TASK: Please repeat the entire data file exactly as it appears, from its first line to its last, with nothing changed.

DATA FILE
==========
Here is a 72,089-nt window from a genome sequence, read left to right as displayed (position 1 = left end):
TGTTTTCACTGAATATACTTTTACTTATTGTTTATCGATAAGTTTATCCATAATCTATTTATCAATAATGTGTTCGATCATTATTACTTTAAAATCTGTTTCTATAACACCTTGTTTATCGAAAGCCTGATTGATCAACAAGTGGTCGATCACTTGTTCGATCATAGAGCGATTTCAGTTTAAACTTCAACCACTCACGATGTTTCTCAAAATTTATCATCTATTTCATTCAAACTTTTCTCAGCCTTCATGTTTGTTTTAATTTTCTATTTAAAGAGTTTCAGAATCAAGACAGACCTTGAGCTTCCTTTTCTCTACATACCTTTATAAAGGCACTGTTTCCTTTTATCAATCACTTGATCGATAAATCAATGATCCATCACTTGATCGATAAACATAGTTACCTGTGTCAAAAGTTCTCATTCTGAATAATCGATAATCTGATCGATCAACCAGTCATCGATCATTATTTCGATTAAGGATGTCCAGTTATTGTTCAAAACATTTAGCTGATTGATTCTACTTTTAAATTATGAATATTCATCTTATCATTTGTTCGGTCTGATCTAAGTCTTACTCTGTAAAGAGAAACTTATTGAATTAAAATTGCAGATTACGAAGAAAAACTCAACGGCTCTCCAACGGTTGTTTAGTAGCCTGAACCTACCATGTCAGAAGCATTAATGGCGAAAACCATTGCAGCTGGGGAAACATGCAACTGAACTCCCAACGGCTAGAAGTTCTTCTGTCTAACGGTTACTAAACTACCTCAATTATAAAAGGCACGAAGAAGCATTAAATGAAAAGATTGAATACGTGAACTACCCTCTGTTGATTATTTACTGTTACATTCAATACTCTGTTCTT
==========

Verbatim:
Here is a 72,089-nt window from a genome sequence, read left to right as displayed (position 1 = left end):
TGTTTTCACTGAATATACTTTTACTTATTGTTTATCGATAAGTTTATCCATAATCTATTTATCAATAATGTGTTCGATCATTATTACTTTAAAATCTGTTTCTATAACACCTTGTTTATCGAAAGCCTGATTGATCAACAAGTGGTCGATCACTTGTTCGATCATAGAGCGATTTCAGTTTAAACTTCAACCACTCACGATGTTTCTCAAAATTTATCATCTATTTCATTCAAACTTTTCTCAGCCTTCATGTTTGTTTTAATTTTCTATTTAAAGAGTTTCAGAATCAAGACAGACCTTGAGCTTCCTTTTCTCTACATACCTTTATAAAGGCACTGTTTCCTTTTATCAATCACTTGATCGATAAATCAATGATCCATCACTTGATCGATAAACATAGTTACCTGTGTCAAAAGTTCTCATTCTGAATAATCGATAATCTGATCGATCAACCAGTCATCGATCATTATTTCGATTAAGGATGTCCAGTTATTGTTCAAAACATTTAGCTGATTGATTCTACTTTTAAATTATGAATATTCATCTTATCATTTGTTCGGTCTGATCTAAGTCTTACTCTGTAAAGAGAAACTTATTGAATTAAAATTGCAGATTACGAAGAAAAACTCAACGGCTCTCCAACGGTTGTTTAGTAGCCTGAACCTACCATGTCAGAAGCATTAATGGCGAAAACCATTGCAGCTGGGGAAACATGCAACTGAACTCCCAACGGCTAGAAGTTCTTCTGTCTAACGGTTACTAAACTACCTCAATTATAAAAGGCACGAAGAAGCATTAAATGAAAAGATTGAATACGTGAACTACCCTCTGTTGATTATTTACTGTTACATTCAATACTCTGTTCTT